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Balancing Support and Independence: Parental Tips for College Applications

Parents often have big dreams and aspirations for their children as they get ready to go to college. You’ve seen them grow from being a baby, and this often feels like the moment when they venture out as an adult. While parents may have their own vision for their children’s lives, it is important to strike a delicate balance between being involved and allowing your child to independently steer their own course. We have spoken to hundreds of parents through the years and put together practical tips for you to effectively support their child during the college application process.

Ways Parents of College Applicants Can Help

Start Early and Don’t Procrastinate

Encourage your child to begin the college application process early. Help create a timeline for important deadlines like test dates, application submissions, and financial aid deadlines. An early start can reduce stress and improve preparation.

Research College Options Together

You can be supportive while researching colleges and universities. Discuss factors like academic programs, campus culture, location, and size. Your teen should also know their standardized test scores already and have a good idea of where they’re likely to be accepted. This research can be a bonding experience and a learning opportunity for both you and your child.

Financial Planning and Scholarships

Discuss the financial aspects of attending college. This is a good moment to have a conversation about to what extent you’re able to support them through college. Explore together the options for scholarships, grants, and financial aid. Understanding the cost of college and how to manage it is crucial.

Visit College Campuses

Visiting college campuses together can be a great learning experience. As you walk through campus together, you can talk and help your teen think out loud. This can give a clearer picture of the college environment and help in making an informed decision. This is also a great opportunity for your child to ask questions about the university. However, respect your child’s impressions and opinions about each campus.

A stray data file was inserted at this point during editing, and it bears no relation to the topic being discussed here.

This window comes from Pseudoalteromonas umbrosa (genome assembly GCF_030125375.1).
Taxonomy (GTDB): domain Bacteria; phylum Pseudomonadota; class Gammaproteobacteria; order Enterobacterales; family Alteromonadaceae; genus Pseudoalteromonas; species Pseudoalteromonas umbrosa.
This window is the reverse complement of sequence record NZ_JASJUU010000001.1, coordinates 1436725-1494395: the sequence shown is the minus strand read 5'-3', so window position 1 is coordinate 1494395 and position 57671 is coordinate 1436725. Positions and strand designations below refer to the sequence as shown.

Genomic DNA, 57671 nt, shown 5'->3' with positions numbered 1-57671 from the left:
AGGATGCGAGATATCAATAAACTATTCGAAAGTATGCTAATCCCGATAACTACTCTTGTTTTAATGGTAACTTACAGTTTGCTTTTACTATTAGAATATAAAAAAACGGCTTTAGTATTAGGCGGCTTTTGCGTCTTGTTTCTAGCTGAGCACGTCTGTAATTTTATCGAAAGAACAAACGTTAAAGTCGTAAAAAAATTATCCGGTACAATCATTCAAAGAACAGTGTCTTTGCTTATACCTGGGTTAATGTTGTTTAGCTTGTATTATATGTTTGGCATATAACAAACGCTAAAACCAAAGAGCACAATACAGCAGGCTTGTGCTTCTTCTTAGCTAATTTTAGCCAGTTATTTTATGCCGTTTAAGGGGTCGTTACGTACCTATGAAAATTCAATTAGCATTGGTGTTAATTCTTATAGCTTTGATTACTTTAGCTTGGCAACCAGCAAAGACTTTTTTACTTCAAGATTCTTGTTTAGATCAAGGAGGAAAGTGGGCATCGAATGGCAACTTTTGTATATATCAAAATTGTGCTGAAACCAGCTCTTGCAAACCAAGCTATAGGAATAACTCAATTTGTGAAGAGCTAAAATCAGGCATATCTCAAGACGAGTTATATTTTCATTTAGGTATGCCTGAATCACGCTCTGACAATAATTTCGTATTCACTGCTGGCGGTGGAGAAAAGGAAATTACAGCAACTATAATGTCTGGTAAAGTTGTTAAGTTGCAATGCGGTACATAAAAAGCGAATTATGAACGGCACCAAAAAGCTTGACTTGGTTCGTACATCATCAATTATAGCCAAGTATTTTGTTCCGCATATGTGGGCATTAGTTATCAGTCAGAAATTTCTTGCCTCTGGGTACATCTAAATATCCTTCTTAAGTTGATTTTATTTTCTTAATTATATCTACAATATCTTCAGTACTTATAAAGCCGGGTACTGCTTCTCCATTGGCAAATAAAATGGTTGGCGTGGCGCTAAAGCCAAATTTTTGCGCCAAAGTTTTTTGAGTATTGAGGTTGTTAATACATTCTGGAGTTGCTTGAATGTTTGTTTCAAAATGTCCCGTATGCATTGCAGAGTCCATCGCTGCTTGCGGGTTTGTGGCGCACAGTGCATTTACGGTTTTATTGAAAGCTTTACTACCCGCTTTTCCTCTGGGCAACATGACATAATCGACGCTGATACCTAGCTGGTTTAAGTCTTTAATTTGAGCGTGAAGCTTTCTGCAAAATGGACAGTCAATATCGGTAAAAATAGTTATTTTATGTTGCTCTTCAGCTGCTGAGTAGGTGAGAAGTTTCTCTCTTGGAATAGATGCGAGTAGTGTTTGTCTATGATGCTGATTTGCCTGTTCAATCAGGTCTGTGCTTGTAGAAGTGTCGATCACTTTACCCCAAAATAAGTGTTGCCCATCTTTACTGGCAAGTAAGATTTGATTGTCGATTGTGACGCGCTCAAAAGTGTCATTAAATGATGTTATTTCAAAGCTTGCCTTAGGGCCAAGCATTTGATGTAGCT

Provide Emotional Support

College applications are incredibly stressful. The application process can be exhausting, and hearing back from the colleges can get very emotional. Be there to listen and encourage, especially during moments of uncertainty or disappointment. Celebrate their accomplishments and guide them through setbacks.

Career and Major Guidance

Engage in discussions about potential majors and career paths. Encourage your child to explore their interests and how these could translate into a college major or career. If your child shows interest in a certain career path and you know someone who works in that career, perhaps you can coordinate for them to talk and ask questions. This also gives your child a good answers for when applications ask why they’re interested in studying a specific major.

Encourage Independence

While it’s tempting to take over, it’s vital to let your child lead the process. Offer guidance and support, but allow them to make the final decisions. This independence is a crucial part of their growth and development.

What to Avoid as a Parent of an Applicant

Avoid Over-Managing

Resist the urge to take control of the entire college application process. Over-managing can prevent your child from developing crucial decision-making and organizational skills. Encourage them to take the lead in managing their applications and timelines.

Don’t Ignore The College Application Stress

It’s vital not to dismiss or minimize your child’s stress and anxiety during this time. Statements that downplay their feelings can make them feel misunderstood. Acknowledge their stress and offer a supportive and understanding ear.

Refrain from Comparisons

Avoid comparing your child to siblings, friends, or others who are going through or have gone through the college application process. Such comparisons can create unnecessary pressure and affect their self-esteem. College rejections can be extra painful when compared to someone who was accepted.

Don’t Impose Your Own Goals

Be cautious about projecting your own college dreams and ambitions onto your child. Their future should be shaped by their interests and aspirations, not by the fulfillment of your own unmet goals or expectations.

Avoid Overemphasis on Prestige

Don’t put too much pressure on getting accepted into prestigious or highly-ranked colleges. The priority should be finding a college that fits well with your child’s interests, goals, and personality, rather than the institution’s name or status.

Resist the Urge to Write or Rewrite Essays

It is great to proofread your child’s college application essays, but you must avoid completely rewriting them. Colleges want to see your child’s authentic self, and rewriting can take away from this authenticity.

Finding the balance of parental involvement during college applications

The college application process can be a particularly stressful and challenging time for teenagers. They are not only making decisions that will shape their future but also grappling with the pressures of academic performance and peer expectations. As a parent, your emotional support during this period can be invaluable. It’s important to be a steady source of encouragement and understanding, providing a safe space for them to express their fears and frustrations. Remember, while guiding them through this journey, it’s crucial to allow them the space to make their own decisions. This autonomy is key to their development and helps them build confidence and resilience. Your role is to support and empower your child, helping them navigate the path to college while respecting their independence and choices.